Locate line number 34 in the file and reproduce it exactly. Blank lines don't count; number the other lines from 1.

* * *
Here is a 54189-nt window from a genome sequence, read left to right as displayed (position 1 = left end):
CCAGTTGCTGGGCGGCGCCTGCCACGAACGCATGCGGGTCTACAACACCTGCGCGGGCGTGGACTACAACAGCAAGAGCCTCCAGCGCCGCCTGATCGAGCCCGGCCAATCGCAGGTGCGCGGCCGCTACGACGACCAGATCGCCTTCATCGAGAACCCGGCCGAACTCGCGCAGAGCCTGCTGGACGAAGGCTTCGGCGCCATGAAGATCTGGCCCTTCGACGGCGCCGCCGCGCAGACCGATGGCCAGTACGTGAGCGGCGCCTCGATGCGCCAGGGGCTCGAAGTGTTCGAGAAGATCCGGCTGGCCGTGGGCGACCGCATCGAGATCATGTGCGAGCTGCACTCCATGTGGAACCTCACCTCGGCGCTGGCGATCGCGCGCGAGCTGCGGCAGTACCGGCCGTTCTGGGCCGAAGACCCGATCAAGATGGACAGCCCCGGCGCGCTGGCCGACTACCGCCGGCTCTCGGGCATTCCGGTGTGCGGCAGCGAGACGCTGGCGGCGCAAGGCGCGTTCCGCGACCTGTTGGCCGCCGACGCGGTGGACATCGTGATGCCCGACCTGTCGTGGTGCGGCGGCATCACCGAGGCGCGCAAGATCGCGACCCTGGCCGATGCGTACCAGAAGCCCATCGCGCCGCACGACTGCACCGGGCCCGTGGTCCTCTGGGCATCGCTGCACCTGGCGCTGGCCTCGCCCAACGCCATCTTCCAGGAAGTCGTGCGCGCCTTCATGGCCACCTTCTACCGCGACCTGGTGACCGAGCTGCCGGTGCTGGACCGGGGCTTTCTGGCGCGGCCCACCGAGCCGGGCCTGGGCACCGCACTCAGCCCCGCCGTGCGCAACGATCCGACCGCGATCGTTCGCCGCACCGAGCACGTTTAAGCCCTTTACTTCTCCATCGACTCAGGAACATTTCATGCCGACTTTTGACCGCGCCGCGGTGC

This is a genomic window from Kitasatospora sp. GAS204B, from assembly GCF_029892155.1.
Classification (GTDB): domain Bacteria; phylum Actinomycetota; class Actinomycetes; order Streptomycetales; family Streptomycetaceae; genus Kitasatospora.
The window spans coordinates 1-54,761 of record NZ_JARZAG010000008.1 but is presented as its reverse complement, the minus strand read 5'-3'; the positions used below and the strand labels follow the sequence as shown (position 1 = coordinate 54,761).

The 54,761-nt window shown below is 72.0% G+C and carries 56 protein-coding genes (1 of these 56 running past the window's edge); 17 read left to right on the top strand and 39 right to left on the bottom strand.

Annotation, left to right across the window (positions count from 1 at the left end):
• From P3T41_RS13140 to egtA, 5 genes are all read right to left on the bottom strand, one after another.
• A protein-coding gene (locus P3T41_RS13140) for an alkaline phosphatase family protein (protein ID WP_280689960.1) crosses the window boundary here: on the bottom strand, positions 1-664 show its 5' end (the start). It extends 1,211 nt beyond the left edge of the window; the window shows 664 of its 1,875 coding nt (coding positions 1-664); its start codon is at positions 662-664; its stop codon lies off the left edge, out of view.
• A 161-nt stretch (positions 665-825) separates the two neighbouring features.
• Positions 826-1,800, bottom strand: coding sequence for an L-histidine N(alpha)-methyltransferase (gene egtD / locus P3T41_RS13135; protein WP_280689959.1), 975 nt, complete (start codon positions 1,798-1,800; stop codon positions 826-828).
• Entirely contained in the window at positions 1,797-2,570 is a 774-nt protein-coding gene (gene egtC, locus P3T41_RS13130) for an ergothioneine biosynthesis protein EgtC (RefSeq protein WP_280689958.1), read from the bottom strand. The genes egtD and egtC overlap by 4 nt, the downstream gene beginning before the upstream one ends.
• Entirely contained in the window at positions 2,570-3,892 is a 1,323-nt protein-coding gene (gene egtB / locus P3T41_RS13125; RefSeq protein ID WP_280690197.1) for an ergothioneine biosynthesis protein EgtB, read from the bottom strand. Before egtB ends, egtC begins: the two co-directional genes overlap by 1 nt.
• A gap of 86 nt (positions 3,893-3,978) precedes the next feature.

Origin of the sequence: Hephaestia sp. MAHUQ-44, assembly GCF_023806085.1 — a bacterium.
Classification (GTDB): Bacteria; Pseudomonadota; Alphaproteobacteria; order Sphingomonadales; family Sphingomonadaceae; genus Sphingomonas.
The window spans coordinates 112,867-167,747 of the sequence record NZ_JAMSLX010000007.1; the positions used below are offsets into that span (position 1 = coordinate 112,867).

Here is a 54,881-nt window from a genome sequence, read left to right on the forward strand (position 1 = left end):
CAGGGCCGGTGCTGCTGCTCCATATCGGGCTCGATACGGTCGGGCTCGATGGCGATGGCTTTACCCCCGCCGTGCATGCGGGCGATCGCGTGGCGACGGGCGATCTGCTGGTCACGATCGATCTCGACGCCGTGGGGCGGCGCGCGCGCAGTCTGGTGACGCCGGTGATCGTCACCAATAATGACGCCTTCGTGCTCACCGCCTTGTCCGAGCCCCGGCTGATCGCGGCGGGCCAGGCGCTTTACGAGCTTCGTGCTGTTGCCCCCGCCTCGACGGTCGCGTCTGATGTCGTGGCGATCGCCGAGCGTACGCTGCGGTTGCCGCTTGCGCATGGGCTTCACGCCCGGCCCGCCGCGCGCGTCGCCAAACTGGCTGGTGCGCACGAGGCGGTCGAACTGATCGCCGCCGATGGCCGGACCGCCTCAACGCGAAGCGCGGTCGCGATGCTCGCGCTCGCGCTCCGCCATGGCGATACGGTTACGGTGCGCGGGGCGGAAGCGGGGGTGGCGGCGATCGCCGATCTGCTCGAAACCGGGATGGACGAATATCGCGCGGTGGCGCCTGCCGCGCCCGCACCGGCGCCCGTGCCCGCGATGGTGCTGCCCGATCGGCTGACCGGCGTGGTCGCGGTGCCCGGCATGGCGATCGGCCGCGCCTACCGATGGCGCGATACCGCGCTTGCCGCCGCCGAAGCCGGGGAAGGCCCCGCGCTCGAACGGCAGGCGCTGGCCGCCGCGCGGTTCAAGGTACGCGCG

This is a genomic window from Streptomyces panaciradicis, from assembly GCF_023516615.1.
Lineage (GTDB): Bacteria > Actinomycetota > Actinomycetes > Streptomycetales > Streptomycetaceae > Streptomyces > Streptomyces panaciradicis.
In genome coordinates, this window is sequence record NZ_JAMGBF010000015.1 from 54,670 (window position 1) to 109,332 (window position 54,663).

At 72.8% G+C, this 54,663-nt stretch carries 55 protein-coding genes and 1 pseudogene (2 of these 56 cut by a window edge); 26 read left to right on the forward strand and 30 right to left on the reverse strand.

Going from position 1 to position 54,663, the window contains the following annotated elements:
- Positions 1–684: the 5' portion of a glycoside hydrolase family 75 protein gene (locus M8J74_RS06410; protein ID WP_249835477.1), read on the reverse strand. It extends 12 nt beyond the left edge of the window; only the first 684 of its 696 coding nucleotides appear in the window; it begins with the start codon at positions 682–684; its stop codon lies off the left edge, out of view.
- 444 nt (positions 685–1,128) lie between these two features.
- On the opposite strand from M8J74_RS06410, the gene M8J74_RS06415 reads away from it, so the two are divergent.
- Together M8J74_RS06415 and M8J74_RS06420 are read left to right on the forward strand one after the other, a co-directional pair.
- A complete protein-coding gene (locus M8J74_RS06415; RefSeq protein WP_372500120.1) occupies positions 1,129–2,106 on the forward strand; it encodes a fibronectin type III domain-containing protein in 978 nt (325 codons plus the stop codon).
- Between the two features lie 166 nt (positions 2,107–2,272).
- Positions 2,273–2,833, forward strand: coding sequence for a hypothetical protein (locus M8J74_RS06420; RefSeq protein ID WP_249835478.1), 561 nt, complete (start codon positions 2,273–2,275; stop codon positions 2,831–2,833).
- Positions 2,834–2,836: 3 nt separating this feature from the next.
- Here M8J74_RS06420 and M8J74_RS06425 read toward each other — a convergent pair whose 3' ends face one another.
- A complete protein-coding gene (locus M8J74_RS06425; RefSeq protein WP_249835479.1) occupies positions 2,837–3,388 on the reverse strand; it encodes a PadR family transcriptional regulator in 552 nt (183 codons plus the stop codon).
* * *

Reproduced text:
- A complete protein-coding gene (locus M8J74_RS06425; RefSeq protein WP_249835479.1) occupies positions 2,837–3,388 on the reverse strand; it encodes a PadR family transcriptional regulator in 552 nt (183 codons plus the stop codon).